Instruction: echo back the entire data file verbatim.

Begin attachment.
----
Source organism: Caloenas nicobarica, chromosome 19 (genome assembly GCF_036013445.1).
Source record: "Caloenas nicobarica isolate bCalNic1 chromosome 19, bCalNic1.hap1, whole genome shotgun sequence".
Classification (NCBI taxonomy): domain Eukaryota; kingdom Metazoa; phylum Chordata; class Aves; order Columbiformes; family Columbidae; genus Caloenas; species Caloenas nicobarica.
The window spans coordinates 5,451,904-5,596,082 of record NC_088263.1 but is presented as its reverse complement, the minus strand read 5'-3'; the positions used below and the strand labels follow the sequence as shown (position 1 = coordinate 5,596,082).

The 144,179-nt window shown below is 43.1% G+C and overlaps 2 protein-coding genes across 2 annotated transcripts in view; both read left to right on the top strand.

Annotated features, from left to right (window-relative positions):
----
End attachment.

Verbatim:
Source organism: Caloenas nicobarica, chromosome 19 (genome assembly GCF_036013445.1).
Source record: "Caloenas nicobarica isolate bCalNic1 chromosome 19, bCalNic1.hap1, whole genome shotgun sequence".
Classification (NCBI taxonomy): domain Eukaryota; kingdom Metazoa; phylum Chordata; class Aves; order Columbiformes; family Columbidae; genus Caloenas; species Caloenas nicobarica.
The window spans coordinates 5,451,904-5,596,082 of record NC_088263.1 but is presented as its reverse complement, the minus strand read 5'-3'; the positions used below and the strand labels follow the sequence as shown (position 1 = coordinate 5,596,082).

The 144,179-nt window shown below is 43.1% G+C and overlaps 2 protein-coding genes across 2 annotated transcripts in view; both read left to right on the top strand.

Annotated features, from left to right (window-relative positions):